There are women who have no voice, who are beaten, battered and afraid, hanging on to just threads of their lives. I hope that with the help of those like Susan Murphy Milano, Rhianna will decide to add her voice to those trying to bring focus and attention to the rate of domestic violence attacks in homes all across our country.

Levi said...
This comment has been removed by the author.
Levi said...

FleaStiff he beat this woman until she was literally black and blue. You cannot "patch" that up. What a bunch of BS.

Victims have a moral obligation to press charges, because once a domestic abuser, always a domestic abuser. We have seen domestic violence lead to murder.

We need more vindictive prosecutions of domestic violence cases, not less.

We need more of an outrage and anger against domestic violence. We need to start shaming the men involved. Your liberal nonchalant attitude is SCARY.

Do you have the same opinion about rape? Child Molestation?

Back in the good ole days people like Chris Brown would simply be taken out back and shot.

Levi said...

Moreover I think battered womens groups need to create billboards of Chris Brown with the caption that says "DOMESTIC ABUSER" and hang them all around big cities. Just to show what a POS he really is.

Anonymous said...

I don't think we shold tolerate violence of any kind. That includes spanking shildren.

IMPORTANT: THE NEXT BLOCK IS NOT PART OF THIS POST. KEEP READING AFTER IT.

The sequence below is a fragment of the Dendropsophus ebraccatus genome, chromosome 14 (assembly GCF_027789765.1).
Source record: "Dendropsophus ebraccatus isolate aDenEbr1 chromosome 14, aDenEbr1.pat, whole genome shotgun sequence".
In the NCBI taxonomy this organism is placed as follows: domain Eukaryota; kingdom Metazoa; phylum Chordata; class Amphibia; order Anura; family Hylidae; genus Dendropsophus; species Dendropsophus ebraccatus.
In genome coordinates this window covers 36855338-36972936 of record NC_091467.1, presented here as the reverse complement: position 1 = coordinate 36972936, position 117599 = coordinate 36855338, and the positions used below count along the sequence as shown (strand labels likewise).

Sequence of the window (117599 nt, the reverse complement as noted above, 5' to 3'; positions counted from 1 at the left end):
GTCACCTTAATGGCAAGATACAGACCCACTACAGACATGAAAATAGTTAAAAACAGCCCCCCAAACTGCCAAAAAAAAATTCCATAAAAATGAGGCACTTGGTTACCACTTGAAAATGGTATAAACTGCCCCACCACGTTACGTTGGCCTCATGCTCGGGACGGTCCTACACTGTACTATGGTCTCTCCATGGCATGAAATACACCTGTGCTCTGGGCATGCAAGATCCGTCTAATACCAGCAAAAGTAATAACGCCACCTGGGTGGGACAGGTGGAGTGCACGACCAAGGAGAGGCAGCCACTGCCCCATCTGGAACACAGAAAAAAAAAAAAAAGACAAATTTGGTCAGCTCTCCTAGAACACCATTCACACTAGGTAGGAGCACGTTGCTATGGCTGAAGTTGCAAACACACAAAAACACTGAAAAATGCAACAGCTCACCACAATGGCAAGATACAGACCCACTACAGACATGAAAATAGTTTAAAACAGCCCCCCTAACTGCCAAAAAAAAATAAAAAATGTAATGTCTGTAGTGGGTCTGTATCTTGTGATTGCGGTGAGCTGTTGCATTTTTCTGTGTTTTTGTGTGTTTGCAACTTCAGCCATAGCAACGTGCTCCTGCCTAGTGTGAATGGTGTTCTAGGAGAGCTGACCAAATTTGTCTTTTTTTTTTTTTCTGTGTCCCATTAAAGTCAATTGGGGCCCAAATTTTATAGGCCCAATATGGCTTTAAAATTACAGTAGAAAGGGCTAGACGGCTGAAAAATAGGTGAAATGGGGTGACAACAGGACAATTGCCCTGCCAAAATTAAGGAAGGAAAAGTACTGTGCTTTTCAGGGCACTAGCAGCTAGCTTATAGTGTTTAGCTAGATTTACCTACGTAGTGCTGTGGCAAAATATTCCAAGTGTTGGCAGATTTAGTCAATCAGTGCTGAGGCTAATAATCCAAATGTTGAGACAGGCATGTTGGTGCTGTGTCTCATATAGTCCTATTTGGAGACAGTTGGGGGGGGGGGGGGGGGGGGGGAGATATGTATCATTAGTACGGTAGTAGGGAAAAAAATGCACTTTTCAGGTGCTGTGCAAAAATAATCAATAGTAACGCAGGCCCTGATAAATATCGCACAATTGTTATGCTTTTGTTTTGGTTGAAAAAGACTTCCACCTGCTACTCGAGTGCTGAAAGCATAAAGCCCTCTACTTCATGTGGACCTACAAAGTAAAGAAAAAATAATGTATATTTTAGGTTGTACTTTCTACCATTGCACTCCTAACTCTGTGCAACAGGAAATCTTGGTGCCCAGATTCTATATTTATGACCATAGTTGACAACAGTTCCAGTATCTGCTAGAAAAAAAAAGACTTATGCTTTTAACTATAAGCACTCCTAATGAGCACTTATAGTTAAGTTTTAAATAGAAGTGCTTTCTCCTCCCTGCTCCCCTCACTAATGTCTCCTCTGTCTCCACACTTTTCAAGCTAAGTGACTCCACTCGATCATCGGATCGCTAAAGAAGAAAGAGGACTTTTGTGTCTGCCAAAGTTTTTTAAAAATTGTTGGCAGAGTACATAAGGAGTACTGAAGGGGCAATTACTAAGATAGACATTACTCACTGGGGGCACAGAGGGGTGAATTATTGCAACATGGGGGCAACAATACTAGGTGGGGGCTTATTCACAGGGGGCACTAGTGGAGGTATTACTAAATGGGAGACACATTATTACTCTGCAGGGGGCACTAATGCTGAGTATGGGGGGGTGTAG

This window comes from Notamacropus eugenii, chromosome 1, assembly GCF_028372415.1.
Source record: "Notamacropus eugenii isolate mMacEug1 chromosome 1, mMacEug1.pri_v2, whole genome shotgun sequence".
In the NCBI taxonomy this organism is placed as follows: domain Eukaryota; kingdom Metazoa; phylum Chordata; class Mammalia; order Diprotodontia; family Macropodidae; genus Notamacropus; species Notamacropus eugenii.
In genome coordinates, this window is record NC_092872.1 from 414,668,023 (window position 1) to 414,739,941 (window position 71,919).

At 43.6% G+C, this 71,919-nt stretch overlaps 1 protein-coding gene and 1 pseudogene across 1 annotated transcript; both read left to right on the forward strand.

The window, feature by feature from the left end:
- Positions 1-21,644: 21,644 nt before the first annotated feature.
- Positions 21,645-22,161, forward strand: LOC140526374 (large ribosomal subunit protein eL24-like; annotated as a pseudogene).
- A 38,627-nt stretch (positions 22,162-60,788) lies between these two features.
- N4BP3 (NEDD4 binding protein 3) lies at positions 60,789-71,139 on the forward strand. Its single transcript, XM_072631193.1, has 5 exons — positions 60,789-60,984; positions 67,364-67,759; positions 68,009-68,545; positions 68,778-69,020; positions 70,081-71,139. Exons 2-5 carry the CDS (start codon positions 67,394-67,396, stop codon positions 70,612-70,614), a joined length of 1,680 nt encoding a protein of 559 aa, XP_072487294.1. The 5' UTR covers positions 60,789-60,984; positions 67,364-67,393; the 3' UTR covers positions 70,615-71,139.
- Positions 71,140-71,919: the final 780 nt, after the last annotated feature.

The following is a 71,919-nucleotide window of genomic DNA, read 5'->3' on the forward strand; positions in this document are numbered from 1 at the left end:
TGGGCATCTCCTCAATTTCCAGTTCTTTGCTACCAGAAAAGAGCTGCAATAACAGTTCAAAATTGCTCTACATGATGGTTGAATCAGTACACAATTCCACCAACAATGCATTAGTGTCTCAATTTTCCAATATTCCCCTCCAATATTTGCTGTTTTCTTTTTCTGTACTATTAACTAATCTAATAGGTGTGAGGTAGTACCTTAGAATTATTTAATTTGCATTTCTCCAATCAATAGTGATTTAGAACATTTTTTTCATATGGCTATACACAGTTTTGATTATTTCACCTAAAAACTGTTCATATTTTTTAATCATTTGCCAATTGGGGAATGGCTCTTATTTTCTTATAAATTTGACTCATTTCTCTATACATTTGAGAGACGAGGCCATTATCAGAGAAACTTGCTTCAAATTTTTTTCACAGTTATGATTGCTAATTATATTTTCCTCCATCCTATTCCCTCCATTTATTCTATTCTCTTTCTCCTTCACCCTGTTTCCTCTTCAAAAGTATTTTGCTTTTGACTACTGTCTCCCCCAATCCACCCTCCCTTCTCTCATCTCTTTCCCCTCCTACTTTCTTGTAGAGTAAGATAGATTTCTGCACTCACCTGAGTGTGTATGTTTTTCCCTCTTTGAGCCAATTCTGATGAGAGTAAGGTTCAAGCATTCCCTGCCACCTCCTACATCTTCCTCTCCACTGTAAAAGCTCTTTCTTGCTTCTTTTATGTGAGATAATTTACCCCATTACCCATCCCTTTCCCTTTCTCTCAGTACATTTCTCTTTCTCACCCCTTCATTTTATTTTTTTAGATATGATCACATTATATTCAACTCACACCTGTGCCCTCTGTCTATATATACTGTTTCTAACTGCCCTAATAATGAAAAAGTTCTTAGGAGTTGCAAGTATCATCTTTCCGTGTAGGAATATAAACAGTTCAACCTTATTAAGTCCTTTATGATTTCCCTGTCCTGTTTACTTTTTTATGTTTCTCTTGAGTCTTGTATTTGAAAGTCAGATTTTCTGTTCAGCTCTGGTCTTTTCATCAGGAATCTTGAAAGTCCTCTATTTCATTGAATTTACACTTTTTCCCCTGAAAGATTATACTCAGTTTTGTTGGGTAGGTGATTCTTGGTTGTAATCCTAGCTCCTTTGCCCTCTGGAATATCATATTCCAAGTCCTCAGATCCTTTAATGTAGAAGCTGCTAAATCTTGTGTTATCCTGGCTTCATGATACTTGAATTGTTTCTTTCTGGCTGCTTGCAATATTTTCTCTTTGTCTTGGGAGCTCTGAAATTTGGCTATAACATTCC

Anonymous said...

I don't think we shold tolerate violence of any kind. That includes spanking shildren.

Levi said...

If spanking is considered violence, then I guess I lived through a child hood of abuse... ::NOT::

FleaStiff said...

>Back in the good ole days people like Chris Brown would simply be taken out back and shot

I don't know what good ole days you might be referring to.
Colonial Pennsylvania: A homeowner could fondle a female servants breasts, it was neither legally wrong nor morally wrong.
Wisconsin at the height of its Populism: a Husband could legally order his wife detained at an asylum even though she was not insane. This was at the same time that females voted, held office and served on juries.

Our views on domestic violence have varied greatly. In the American West, even outlaws would hang a man who had molested a good woman and occasionally would hang a man who had merely insulted one. In the American South, if a White Woman was ravaged, atleast one Black Man would be hanged by Sundown.
This special status for "the fair sex" is not always a part of our society but usually public violence against a woman is not tolerated.

Levi said...

FleaStiff, I did not mean that literally if you want to get all politically correct with me. I was trying to make a point that people like you see this as "no big deal." When it is a real problem.

FleaStiff said...

I never said it was 'no big deal'. Its often cultural... we value the indigenous cultures such as the Maori but must recall "Once Were Warriors".
Violence in relationships? The brave man with a sword and the coward with a kiss may be a bit of an exaggeration.
Rather than "no big deal" I would suggest "a primarily private matter" which the woman should have the option of deciding for herself without pressure to be a role model on the issue simply because that is the au courant viewpoint of the literatti.